There is no shortage of interest in the connections between the Masonic Craft and Joseph Smith-era Mormonism. Nearly four decades ago Dr. Reed Durham, then director of the LDS Institute at the University of Utah and president of the Mormon History Association, delivered a now (in)famous address to the MHA on Joseph Smith and Freemasonry. His presentation emphasized the connection between masonic ritual and temple ordinances, though in what Durham viewed as a faith-promoting way. Despite the subsequent public apology Durham issued (at the behest of his CES superiors), and his refusal to submit the paper for publication or even to publicly discuss it, the fascination over the connections between the Craft and the innovations of Nauvoo Mormonism — most importantly the inception of Mormon temple ritual — has remained vibrant. [Read more…]


From David Morris:

I am pleased to announce that the new issue of the International Journal of Mormon Studies is released and can be accessed on You will also find a link to order a hard copy. We have tried to keep the price down to a minimum in order that you might support the printed version. If any profits are made they will be reinvested into the EMSA programme of conferences. The full issue can also be downloaded gratis at the journal home page.
This issue contains articles from distinguished scholars both Mormon and non-Mormon who present different perspectives of the international experience of Mormonism, many of which were presented at the 2008 EMSA conference in Finland. The full table of contents are listed below. For those who would like to submit articles, be considered as reviewer or any other role please drop a line to us (davidmmorris at hotmail).

[Read more…]

Restoration Studies X

Restoration Studies X
The new volume of Restoration Studies is out — and I have the first copy here in my hands. If you’re not familiar with it, the first nine volumes of this Mormon studies journal were published irregularly by the Community of Christ’s Temple School. Going forward, Restoration Studies will be an annual journal, jointly published by the John Whitmer Historical Association (JWHA) and the Community of Christ Seminary Press.
[Read more…]

Restoration Studies Symposium 2009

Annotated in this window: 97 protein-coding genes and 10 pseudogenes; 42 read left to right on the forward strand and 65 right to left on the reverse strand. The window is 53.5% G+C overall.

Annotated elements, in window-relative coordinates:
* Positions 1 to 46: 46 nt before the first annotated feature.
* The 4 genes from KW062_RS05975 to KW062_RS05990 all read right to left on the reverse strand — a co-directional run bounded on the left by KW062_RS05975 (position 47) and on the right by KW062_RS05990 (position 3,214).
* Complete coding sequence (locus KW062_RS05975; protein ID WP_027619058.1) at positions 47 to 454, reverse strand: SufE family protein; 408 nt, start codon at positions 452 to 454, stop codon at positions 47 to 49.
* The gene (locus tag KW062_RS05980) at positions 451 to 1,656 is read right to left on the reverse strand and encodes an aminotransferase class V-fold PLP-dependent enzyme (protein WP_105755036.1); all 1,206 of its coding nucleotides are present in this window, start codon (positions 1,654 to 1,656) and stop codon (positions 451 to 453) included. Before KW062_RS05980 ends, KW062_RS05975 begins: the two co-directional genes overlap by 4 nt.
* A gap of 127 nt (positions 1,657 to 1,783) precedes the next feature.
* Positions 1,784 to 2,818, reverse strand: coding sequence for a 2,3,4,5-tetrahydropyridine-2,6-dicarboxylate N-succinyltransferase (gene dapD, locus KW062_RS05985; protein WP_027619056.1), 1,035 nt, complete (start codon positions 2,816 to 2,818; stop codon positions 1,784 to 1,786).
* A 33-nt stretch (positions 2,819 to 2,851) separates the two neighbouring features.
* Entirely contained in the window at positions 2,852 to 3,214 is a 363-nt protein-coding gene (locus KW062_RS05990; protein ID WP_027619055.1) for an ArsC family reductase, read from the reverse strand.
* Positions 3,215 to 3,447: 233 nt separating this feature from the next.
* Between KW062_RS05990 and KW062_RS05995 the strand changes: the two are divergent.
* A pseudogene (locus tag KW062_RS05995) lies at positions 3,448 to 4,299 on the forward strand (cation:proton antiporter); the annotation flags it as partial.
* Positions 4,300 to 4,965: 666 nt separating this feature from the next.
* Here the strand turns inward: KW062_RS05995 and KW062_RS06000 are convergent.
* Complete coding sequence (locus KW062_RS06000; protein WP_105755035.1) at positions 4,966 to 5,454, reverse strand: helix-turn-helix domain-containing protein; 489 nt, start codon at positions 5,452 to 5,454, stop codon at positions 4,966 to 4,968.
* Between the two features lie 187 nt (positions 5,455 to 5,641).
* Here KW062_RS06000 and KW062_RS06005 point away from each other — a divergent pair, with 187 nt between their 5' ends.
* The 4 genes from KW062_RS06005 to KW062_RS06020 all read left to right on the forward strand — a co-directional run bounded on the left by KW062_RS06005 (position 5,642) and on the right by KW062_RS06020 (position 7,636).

I’m very pleased to announce the program for our second annual Restoration Studies / Sunstone Midwest Symposium, held from the evening of Friday, April 17, to the morning of Sunday, April 19, in Independence, Missouri. The first of these was held last year and the atmosphere was absolutely electric. This year’s program leads me to expect a similarly energizing experience. [Read more…]

Coming Soon

nathancover …to a mailbox near you!

The Spring 2009 issue of Dialogue is in the mail. You should first judge its cover–the artwork is by Dialogue’s new Art Director, Nathan Florence, and it’s beautiful. He also designed the new logo. I try studiously not to have an opinion about such things, because I’m completely ignorant of principles of design, but I’m interested in your (undoubtedly erudite) opinions.

There’s some good stuff inside, too. [Read more…]

MHA Preliminary Program

The Preliminary Program for the MHA Conference, May 21-24, has now been posted at the MHA website. It looks like a terrific program. Please make plans to join us in Illinois in about three months.

[Read more…]

An interview with Joseph Smith Papers editors: Part 2 of 2

Thanks again to the crew of the JSPP for their participation. Part 1 available here.

[Read more…]

An interview with Joseph Smith Papers editors: Part 1 of 2

Mark Ashurst-McGee and Robin Jensen, both volume editors of The Joseph Smith Papers, were kind enough to answer a few questions about their work and the project generally. I thank them for their participation. [Read more…]


Signature Books recently announced that it has stopped publishing for an undetermined period of time. As one who is critical of Mormon Studies publishing generally, I see Signature’s move as unfortunate, though perhaps not unforeseeable. As I peruse my shelves I count not a few seminal works distributed by the press that George Smith built and I hope that most people join me in the hope that the press will soon be back in action. [Read more…]